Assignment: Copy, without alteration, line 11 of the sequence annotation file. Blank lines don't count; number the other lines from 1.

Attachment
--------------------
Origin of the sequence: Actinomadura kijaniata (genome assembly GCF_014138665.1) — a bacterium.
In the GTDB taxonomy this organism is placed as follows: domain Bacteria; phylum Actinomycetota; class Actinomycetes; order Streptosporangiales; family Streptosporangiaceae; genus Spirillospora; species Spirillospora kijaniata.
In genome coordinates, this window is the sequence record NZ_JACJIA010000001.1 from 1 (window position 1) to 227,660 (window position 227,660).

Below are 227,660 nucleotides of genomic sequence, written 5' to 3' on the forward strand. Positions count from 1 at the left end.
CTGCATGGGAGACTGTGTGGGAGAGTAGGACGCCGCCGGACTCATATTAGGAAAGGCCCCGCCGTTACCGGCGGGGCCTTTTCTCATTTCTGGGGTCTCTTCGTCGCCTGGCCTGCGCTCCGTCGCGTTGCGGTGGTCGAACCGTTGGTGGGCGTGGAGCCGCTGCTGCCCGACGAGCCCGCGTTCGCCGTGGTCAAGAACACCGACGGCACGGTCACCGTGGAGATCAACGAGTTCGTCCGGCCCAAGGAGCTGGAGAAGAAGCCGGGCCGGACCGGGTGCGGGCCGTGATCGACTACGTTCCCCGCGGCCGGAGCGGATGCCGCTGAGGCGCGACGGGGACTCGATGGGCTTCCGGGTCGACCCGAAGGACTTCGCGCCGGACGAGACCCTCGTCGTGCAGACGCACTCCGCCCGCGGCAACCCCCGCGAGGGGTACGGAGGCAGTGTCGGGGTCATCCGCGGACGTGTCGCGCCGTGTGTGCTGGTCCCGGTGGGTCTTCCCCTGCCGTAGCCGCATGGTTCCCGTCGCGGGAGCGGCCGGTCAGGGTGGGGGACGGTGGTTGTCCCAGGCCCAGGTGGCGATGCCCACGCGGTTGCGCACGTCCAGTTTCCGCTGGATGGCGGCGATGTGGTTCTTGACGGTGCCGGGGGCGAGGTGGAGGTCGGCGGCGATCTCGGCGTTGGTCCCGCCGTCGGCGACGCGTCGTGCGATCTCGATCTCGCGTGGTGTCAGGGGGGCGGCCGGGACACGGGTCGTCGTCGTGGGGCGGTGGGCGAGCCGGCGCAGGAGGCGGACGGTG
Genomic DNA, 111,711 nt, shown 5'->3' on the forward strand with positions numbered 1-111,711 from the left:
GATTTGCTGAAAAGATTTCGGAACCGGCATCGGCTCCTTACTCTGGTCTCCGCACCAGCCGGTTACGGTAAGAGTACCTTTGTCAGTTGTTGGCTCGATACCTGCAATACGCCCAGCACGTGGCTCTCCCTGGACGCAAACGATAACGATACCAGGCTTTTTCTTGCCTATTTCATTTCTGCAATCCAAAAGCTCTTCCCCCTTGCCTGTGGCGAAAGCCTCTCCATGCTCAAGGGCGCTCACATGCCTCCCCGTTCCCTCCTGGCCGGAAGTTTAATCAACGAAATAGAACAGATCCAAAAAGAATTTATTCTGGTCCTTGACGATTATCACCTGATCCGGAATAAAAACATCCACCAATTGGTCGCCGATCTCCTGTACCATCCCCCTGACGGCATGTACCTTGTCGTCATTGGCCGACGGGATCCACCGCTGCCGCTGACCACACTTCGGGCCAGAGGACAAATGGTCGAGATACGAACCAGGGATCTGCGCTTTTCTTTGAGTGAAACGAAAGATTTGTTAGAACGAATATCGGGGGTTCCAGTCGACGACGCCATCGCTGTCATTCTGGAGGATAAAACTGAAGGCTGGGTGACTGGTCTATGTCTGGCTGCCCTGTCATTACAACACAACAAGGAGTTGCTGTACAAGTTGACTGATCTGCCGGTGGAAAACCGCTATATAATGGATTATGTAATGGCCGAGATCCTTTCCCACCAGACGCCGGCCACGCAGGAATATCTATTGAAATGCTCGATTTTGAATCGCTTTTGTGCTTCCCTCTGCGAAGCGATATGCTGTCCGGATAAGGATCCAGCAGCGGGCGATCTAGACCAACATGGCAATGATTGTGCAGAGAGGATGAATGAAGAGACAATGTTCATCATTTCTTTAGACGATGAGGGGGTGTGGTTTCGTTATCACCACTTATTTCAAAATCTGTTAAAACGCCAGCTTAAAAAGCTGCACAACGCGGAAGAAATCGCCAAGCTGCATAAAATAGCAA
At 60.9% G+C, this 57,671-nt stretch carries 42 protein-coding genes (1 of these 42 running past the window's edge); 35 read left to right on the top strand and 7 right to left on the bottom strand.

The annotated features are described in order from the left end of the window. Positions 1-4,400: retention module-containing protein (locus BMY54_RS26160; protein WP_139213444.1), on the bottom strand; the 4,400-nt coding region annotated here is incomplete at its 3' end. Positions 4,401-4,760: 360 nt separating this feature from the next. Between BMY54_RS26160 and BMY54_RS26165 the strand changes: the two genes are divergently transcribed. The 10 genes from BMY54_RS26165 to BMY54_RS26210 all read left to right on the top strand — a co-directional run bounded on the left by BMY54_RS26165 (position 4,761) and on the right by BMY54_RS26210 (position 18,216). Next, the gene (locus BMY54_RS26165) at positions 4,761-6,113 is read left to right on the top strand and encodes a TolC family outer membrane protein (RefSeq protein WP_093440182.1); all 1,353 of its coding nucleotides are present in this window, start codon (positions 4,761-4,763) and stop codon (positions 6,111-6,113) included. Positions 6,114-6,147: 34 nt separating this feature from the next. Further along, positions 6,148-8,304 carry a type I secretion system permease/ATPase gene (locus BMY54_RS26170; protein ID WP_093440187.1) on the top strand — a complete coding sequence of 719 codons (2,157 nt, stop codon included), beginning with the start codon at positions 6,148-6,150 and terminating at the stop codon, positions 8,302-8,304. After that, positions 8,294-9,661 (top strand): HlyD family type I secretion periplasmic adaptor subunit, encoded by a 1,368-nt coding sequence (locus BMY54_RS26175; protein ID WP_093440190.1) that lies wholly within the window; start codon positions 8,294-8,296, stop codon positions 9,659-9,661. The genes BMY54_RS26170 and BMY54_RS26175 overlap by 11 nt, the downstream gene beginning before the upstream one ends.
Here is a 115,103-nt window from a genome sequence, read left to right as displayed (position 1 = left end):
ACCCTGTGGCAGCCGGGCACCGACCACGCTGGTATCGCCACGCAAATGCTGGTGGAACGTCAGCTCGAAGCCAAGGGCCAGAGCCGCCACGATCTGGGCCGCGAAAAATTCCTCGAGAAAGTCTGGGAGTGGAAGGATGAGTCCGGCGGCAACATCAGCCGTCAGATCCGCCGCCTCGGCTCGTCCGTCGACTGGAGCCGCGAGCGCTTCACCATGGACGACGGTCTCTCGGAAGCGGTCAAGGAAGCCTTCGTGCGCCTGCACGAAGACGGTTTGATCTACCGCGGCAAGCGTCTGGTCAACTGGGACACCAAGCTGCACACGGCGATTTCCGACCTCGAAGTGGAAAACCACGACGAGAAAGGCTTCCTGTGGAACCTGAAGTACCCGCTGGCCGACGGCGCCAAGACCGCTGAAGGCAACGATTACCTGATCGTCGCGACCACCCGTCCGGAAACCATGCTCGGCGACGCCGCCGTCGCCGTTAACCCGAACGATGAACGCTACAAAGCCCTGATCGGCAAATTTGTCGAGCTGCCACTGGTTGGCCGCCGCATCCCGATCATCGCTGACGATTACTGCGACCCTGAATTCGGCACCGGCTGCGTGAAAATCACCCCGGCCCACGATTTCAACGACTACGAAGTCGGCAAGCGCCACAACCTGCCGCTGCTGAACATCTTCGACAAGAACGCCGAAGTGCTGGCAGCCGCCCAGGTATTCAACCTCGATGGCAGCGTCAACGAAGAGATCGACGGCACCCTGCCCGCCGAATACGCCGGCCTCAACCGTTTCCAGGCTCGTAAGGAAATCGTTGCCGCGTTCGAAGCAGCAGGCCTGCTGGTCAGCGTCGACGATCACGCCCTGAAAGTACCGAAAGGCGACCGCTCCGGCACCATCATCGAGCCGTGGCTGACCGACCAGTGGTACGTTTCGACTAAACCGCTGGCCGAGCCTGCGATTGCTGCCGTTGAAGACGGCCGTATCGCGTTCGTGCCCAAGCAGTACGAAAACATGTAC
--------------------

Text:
ACCCTGTGGCAGCCGGGCACCGACCACGCTGGTATCGCCACGCAAATGCTGGTGGAACGTCAGCTCGAAGCCAAGGGCCAGAGCCGCCACGATCTGGGCCGCGAAAAATTCCTCGAGAAAGTCTGGGAGTGGAAGGATGAGTCCGGCGGCAACATCAGCCGTCAGATCCGCCGCCTCGGCTCGTCCGTCGACTGGAGCCGCGAGCGCTTCACCATGGACGACGGTCTCTCGGAAGCGGTCAAGGAAGCCTTCGTGCGCCTGCACGAAGACGGTTTGATCTACCGCGGCAAGCGTCTGGTCAACTGGGACACCAAGCTGCACACGGCGATTTCCGACCTCGAAGTGGAAAACCACGACGAGAAAGGCTTCCTGTGGAACCTGAAGTACCCGCTGGCCGACGGCGCCAAGACCGCTGAAGGCAACGATTACCTGATCGTCGCGACCACCCGTCCGGAAACCATGCTCGGCGACGCCGCCGTCGCCGTTAACCCGAACGATGAACGCTACAAAGCCCTGATCGGCAAATTTGTCGAGCTGCCACTGGTTGGCCGCCGCATCCCGATCATCGCTGACGATTACTGCGACCCTGAATTCGGCACCGGCTGCGTGAAAATCACCCCGGCCCACGATTTCAACGACTACGAAGTCGGCAAGCGCCACAACCTGCCGCTGCTGAACATCTTCGACAAGAACGCCGAAGTGCTGGCAGCCGCCCAGGTATTCAACCTCGATGGCAGCGTCAACGAAGAGATCGACGGCACCCTGCCCGCCGAATACGCCGGCCTCAACCGTTTCCAGGCTCGTAAGGAAATCGTTGCCGCGTTCGAAGCAGCAGGCCTGCTGGTCAGCGTCGACGATCACGCCCTGAAAGTACCGAAAGGCGACCGCTCCGGCACCATCATCGAGCCGTGGCTGACCGACCAGTGGTACGTTTCGACTAAACCGCTGGCCGAGCCTGCGATTGCTGCCGTTGAAGACGGCCGTATCGCGTTCGTGCCCAAGCAGTACGAAAACATGTAC